total—45% in categories D or E. In my opinion, more should have been placed in Category E. But 45% compares well with reports in the Netherlands. But these animals' populations in research are declining rapidly, unlike those of mice.


When Ralph Dell asked me 3 weeks ago to talk, I asked our librarians to do a 1995-2000 Medline and Agricola literature search on key words: rats-pain, mice-pain, and rabbits-pain. In a few hours, Mrs. Grimes called to say that Medline had 3000 rat-pain articles and 2000 mouse pain articles, and Agricola had many also. So much information, so little coordination, so few journal reviews.


  1. Someone out there must think, are thinking, about distress and pain in rodents and rabbits and preaching convincingly. Yet, the open positions and salaries for persons willing to do what I do seem to be expanding while the number of available, qualified applicants with clinical training is declining. Even NIH does not train John Harkness types any more.

  2. Establish definitions of distress and pain, using the ones we have as a basis. In all the papers and books I have read, I have seen many very understandable, useful definitions. How much more time needs to be spent? But if you flood us with other subjective, unmeasurable terms and flow charts, we will laugh and lose interest. Speak to us as does the New York Times, as busy 12 year olds, not as desk-bound philosophers.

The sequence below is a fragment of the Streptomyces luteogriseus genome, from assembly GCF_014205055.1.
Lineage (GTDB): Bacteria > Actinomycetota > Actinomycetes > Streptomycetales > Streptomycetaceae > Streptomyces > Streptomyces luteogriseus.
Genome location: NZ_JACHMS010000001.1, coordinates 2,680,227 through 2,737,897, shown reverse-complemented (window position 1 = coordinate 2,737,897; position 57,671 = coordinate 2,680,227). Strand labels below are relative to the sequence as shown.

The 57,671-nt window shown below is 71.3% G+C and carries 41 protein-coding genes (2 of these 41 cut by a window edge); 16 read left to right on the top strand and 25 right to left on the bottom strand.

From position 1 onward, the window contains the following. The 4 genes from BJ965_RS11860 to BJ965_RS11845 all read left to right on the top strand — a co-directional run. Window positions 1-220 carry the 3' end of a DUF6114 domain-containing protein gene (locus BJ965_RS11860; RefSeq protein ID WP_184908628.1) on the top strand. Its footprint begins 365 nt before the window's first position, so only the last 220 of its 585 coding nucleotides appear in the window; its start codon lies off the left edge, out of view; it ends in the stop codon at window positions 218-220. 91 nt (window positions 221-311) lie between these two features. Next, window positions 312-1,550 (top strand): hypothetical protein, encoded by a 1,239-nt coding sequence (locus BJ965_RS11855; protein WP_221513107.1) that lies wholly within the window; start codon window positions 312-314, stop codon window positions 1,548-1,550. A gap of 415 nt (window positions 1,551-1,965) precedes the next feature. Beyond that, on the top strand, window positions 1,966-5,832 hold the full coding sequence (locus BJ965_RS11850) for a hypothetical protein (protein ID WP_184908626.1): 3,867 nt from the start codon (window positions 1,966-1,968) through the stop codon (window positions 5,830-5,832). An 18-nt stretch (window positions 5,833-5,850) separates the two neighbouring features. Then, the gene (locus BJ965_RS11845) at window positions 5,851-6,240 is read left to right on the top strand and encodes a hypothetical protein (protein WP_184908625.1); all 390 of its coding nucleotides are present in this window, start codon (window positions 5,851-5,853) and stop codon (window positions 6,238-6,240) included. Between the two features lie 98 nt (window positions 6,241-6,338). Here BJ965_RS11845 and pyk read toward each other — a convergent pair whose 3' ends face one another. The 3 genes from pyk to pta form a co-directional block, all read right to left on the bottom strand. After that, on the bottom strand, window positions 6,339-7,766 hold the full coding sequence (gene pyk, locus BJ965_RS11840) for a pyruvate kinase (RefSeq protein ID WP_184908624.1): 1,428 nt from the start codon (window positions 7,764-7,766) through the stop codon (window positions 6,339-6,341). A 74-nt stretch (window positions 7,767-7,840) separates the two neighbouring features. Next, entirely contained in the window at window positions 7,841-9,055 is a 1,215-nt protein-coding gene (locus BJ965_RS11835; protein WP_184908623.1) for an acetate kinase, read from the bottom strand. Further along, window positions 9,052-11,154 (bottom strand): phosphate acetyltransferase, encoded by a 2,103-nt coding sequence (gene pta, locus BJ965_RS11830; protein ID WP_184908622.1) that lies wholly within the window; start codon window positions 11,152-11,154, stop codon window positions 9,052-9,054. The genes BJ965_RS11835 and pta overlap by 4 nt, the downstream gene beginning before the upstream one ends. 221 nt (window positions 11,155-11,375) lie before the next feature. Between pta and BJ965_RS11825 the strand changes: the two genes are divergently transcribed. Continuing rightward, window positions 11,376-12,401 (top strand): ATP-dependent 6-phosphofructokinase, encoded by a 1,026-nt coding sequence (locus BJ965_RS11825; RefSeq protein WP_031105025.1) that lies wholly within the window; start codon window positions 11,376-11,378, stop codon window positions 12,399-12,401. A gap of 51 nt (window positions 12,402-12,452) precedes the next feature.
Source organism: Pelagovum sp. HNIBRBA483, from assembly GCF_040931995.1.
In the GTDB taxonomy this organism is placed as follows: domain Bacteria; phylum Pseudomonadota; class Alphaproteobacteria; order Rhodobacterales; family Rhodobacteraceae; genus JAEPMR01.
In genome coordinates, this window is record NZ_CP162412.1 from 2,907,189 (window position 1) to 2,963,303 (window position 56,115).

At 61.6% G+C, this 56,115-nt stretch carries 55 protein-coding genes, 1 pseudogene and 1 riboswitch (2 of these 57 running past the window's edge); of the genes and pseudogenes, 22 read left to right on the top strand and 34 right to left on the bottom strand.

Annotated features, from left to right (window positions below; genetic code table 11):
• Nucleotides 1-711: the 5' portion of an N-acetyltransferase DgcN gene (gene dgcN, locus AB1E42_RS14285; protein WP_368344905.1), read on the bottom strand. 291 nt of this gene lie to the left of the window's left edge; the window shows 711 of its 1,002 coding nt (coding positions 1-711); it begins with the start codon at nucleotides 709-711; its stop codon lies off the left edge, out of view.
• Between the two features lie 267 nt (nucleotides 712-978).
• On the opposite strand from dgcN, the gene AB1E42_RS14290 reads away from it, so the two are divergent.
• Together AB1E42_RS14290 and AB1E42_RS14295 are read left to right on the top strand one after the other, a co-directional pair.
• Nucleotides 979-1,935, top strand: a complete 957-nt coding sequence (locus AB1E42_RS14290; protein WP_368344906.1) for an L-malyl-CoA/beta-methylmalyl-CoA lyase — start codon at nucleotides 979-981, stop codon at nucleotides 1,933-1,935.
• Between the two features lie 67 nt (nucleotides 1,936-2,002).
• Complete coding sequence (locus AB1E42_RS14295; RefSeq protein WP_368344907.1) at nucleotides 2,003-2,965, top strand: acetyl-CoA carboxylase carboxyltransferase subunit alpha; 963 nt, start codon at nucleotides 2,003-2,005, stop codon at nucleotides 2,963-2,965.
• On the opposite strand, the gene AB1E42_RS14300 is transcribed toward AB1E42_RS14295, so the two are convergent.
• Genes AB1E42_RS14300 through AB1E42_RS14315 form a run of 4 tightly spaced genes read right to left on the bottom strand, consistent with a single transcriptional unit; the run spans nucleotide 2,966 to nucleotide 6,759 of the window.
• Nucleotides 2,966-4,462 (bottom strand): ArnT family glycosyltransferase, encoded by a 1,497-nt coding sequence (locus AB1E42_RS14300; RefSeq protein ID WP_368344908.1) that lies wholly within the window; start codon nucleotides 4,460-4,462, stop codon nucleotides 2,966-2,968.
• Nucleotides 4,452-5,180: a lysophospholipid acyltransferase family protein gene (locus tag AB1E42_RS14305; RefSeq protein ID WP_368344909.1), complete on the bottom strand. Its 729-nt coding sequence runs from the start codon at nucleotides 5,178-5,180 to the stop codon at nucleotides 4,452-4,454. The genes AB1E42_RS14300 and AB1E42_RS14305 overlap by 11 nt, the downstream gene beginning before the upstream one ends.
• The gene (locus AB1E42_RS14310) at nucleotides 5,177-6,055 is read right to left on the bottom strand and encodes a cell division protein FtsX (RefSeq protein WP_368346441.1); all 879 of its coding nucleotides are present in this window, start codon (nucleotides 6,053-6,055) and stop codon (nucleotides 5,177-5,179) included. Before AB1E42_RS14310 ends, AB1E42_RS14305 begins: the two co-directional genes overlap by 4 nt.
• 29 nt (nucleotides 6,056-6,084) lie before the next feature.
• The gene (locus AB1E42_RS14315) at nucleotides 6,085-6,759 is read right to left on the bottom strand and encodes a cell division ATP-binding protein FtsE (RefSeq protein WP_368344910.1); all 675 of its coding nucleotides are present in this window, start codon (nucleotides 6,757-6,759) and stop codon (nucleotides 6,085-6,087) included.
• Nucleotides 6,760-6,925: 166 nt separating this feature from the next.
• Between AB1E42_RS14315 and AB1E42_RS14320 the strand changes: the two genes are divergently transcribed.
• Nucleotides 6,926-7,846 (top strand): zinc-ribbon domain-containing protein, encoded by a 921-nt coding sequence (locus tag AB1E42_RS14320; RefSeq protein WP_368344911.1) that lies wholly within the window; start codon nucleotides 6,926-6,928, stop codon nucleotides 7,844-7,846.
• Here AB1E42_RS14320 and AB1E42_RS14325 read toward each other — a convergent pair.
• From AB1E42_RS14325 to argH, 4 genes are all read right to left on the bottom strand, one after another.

3. Promulgate again and again in palatable form with one voice the signs of pain and non-pain induced distress. We accept those oft published lists for rabbits and rodents. We know the signs. Now we need on that subject more communicators and fewer committees.

  4. Develop valid, reliable, sensitive and model scales for groups to evaluate and rank our perceptions of an animal's perceptions. Publish the research results and keep the language simple.

  5. After doing the above, or after promising to revise whatever you do prematurely, give us more detailed ways to categorize distress and pain, even if the purpose is to inform the IACUCs of the nature of distress and pain of the study under review. You will find me and our IACUC very receptive.

In addition, I think in this country only the Guide and the USDA regulations, but regulations above all, can accomplish these goals, if the authors are sufficiently research wise and are willing to compromise on details, reduce debate, and promulgate practical and reasoned doctrines.

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